Sept. 16 (Bloomberg) -- K+S AG rose to a seven-week high in Frankfurt trading in a third consecutive day of gains after analysts at Sberbank CIB predicted that a potash price war may be averted.
K+S gained as much as 4.9 percent to 23.70 euros and was trading up 2.5 percent at 23.15 euros at 11:33 a.m., the highest based on closing prices since July 29. Volume was 58 percent of the three-month daily average after two hours of trading. A 45 percent jump from a five-year low on Aug. 6 means that short-sellers of the stock are being squeezed to close their positions.
New owners of Russia’s OAO Uralkali, the world’s biggest producer of the crop nutrient, will probably restore a relationship with Belarus’s Belaruskali and return to a previous strategy that propped up prices, Irina Lapshina and Alexander Levinskiy, analysts at Sberbank CIB, said today in a report to investors.
Shares of potash producers around the world fell on July 29 after Uralkali’s Chief Executive Officer Vladislav Baumgertner said he would exit a joint marketing venture with Belaruskali and predicted that potash prices may tumble 25 percent. Kassel, Germany-based K+S’s stock lost 40 percent in the six days following the Russian competitor’s comment, reaching 15.92 euros on Aug. 6, the lowest since October 2006.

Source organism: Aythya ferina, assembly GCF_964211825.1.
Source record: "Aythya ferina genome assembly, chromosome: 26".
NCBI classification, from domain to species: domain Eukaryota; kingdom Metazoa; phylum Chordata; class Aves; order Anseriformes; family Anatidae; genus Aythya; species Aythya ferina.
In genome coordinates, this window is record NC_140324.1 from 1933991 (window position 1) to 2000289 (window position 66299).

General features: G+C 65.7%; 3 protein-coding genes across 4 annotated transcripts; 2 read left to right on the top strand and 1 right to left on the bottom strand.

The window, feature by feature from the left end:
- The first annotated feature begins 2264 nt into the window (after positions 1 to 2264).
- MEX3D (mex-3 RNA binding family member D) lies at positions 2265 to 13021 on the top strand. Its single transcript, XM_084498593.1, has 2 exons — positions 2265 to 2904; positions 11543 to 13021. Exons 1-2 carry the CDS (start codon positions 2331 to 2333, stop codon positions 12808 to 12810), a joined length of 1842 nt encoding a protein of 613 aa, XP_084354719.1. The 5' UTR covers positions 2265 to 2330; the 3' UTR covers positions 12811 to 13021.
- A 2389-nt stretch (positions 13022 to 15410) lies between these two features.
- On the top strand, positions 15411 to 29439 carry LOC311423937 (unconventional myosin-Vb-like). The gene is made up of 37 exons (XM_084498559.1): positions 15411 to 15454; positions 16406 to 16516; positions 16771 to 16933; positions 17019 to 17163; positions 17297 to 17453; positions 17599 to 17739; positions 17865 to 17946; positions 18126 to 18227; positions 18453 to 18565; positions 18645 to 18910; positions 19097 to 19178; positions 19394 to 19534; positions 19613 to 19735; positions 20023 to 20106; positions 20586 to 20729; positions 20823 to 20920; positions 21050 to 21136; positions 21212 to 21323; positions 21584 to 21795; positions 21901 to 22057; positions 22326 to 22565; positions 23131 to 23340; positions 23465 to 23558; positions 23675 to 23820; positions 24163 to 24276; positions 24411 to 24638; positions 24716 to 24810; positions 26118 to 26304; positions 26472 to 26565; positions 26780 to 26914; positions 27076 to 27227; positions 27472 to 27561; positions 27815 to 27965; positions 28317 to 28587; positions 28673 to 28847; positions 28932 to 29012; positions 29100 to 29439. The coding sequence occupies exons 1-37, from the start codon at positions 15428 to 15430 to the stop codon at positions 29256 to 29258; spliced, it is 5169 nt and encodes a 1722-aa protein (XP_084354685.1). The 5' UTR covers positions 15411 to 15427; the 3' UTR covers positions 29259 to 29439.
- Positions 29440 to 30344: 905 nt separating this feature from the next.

Russian entrepreneur Vladimir Kogan, a longtime ally of President Vladimir Putin, is the leading bidder for Berezniki-based Uralkali, seeking to buy out its three main shareholders, people familiar with the situation said earlier this month. Such a transaction would give him a stake that’s enough to maintain operational control.
Talks on a change of ownership at Uralkali began after Belarus arrested CEO Baumgertner on Aug. 26, saying he abused his office as president of the Belarusian Potash Co. joint trading venture, the people said.
Investors have been betting on K+S’s decline since Uralkali’s announcement at the end of July. The biggest and most recent short position is held by hedge fund Viking Global Investors LP, which has a down bet on 4.1 percent of the German potash producer’s shares, according to data compiled by Bloomberg.
Viking increased its bet that K+S’s shares will fall, in a Sept. 13 filing, the data shows. In contrast ZBI Equities LLC and VTB Capital have been purchasing stock, reducing their short positions.
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